The group currently purchases FFB from 14 PPMD cooperatives, seven plasma scheme cooperatives and ten independent smallholder cooperatives. Together they accounted for 25 per cent of the FFB processed in the group’s mills and provided revenue to the cooperatives equivalent in total to $41.9 million in 2022.

All of the group’s FFB, including smallholder FFB, is sourced from estates and farms located in the Kutai Kartanegara and Kutai Timur Districts of East Kalimantan Province, Indonesia.

FBB purchased (tonnes)* 2022 2021
Plasma 73,184 62,159
Independent smallholders and PPMD 171,460 148,811
Total 244,644 210,970
Revenue ($ million) 41.90 33.30
* Excluding purchases from third party corporates

The increase in 2022 in independent smallholder areas resulted from the readmission to the supplier directory of some smallholders who had been deactivated in 2021. Any producer not delivering FFB to a group mill for a period of 90 days (which may be because their land is not productive) or delivering FFB that does not meet the group’s quality standards may be suspended from the active supplier directory. Previously these suppliers could not be readmitted but this policy was revised for smallholders who passed certain due diligence checks. The group continues to manage actively its relationship with smallholders to ensure that the group offers a competitive market for their FFB that also fulfils the group’s traceability and quality requirements and ensures that the group sources sufficient quantities to optimise throughput in the mills.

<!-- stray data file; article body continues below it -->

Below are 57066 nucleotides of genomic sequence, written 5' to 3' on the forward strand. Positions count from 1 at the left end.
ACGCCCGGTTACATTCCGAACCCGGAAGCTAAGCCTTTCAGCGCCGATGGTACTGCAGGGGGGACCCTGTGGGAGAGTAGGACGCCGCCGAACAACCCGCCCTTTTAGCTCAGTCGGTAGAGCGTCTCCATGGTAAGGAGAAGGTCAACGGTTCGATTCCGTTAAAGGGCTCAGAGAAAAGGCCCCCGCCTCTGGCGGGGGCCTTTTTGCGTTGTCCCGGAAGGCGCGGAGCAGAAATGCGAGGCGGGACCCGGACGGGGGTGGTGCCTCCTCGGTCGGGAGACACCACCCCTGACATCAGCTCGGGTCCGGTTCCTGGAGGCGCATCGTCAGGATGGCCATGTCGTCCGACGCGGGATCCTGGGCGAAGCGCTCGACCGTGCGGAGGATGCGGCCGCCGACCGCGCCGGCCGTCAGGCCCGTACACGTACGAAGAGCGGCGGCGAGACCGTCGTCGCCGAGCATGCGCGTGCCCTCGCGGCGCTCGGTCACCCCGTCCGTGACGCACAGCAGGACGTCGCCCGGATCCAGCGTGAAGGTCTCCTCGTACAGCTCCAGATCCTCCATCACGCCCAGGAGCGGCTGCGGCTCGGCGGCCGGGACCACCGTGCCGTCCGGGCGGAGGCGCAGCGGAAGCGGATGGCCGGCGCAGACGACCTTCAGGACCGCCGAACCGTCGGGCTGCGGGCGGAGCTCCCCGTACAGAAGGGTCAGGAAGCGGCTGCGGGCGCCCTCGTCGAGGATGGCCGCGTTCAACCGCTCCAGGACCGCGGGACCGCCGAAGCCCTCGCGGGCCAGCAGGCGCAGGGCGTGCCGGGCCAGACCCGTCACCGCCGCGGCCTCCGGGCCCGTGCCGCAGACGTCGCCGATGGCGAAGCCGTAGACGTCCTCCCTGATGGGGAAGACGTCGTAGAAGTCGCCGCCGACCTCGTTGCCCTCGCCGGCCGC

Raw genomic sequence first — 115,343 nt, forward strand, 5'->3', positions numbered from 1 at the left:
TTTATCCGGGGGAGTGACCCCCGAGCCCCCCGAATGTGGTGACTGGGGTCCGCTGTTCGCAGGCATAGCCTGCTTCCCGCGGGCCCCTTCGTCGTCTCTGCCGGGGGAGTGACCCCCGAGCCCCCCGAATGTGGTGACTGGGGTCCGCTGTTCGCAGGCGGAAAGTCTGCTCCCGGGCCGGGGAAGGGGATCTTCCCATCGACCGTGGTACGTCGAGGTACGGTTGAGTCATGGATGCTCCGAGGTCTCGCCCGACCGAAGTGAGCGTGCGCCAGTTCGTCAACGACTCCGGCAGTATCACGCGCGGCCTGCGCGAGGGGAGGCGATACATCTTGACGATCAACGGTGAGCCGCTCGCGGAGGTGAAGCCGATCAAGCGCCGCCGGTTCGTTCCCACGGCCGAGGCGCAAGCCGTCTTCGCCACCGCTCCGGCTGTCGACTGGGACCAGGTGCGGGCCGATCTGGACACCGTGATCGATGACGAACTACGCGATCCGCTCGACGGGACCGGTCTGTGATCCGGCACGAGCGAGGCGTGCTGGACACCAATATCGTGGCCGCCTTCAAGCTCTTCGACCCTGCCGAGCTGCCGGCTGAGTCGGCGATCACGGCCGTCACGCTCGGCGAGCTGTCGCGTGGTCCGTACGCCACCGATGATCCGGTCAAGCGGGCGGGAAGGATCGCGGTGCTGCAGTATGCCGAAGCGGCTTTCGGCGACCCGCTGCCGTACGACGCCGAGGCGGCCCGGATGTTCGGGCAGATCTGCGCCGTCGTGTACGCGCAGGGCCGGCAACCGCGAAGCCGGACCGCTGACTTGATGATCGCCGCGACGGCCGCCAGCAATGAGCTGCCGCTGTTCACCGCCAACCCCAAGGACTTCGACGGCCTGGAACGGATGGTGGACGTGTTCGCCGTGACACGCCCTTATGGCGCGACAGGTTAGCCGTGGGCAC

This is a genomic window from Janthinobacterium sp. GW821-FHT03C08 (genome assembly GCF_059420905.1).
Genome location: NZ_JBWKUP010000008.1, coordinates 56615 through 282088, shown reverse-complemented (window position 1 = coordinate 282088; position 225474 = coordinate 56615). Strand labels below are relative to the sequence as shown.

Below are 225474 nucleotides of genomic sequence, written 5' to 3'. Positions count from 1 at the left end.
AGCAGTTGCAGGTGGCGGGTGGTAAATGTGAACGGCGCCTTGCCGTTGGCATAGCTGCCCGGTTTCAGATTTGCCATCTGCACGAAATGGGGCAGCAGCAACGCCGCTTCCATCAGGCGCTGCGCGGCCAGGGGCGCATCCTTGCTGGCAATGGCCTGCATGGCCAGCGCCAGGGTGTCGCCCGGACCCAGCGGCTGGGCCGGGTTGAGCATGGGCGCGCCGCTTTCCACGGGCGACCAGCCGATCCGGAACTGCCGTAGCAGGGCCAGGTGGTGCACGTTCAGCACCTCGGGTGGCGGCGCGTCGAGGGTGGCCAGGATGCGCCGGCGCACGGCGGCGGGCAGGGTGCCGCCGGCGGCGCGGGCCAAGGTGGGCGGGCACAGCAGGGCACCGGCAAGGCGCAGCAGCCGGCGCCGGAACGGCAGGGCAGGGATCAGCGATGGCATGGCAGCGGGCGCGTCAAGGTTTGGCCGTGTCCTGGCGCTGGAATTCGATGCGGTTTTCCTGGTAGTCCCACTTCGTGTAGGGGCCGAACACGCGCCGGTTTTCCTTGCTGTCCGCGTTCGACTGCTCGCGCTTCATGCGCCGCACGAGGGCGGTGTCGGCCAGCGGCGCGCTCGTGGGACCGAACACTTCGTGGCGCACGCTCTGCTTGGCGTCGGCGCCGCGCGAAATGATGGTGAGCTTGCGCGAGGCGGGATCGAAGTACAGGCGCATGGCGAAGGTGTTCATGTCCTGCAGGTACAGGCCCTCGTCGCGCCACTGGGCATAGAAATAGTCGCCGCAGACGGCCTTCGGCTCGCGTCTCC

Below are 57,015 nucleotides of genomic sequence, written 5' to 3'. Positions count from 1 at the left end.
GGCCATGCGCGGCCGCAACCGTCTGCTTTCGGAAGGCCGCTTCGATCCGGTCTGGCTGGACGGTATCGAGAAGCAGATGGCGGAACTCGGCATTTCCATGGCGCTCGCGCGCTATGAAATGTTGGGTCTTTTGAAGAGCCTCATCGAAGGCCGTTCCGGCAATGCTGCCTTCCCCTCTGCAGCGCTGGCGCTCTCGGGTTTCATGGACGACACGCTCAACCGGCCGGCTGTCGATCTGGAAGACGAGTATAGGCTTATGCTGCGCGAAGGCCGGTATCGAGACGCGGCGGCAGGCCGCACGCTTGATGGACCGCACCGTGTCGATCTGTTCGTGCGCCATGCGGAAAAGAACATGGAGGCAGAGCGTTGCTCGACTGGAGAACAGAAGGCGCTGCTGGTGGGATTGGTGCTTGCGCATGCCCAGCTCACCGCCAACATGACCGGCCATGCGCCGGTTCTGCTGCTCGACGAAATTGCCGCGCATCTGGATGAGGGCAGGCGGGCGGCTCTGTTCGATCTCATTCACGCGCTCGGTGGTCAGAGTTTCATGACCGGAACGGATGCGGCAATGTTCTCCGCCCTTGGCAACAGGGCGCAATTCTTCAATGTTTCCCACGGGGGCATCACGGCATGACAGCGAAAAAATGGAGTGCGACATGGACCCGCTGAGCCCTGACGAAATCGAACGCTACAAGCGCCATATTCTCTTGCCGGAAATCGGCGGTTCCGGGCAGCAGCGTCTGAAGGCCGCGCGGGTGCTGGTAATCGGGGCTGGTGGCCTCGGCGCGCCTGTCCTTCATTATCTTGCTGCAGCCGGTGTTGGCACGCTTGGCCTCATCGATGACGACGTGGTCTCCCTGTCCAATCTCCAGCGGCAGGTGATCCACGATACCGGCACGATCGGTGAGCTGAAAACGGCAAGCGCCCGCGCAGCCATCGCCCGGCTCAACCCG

During 2022, the group adopted a new pricing policy for the purchase of third party FFB. The previous use of a single price set every two weeks by a local government authority (and applicable to all mills in East Kalimantan irrespective of their location) was replaced with a commercial price set weekly by the group having regard to prices offered for external FFB by competitor mills. The new policy facilitates differential pricing between the group’s three mills so as to better balance mill FFB throughputs and will, in due course, permit the introduction of incentive payments to local FFB suppliers who are willing to obtain sustainability certification for their FFB.

The pilot project established in 2021 with the Abler Nordic Climate Smart Fund and Plan B to provide a mechanism for smallholder farmers to access funds for intensifying their oil palm yields and developing alternative revenue streams is currently being extended to other local villages. More than 1,100 local smallholders in six local villages have so far received upskill training in best management practices for oil palm to help improve their yields and FFB quality. Replanting of three smallholder demonstration plots was carried out in the second half of 2022 with further replanting areas planned for 2023. The objective of the programme is to reduce pressure on the remaining forest areas outside the group’s concession areas as well as to improve the traceability of the FFB supply chain and improve local family incomes. The initial group of 155 smallholder farmer members in the programme successfully obtained RSPO certification covering 588 hectares of oil palm in late 2022. This is the first group of farmers in the Kutai Kartenegara district to obtain RSPO certification and there are currently several other farmers and cooperatives who are working towards obtaining RSPO certification under the programme in 2023.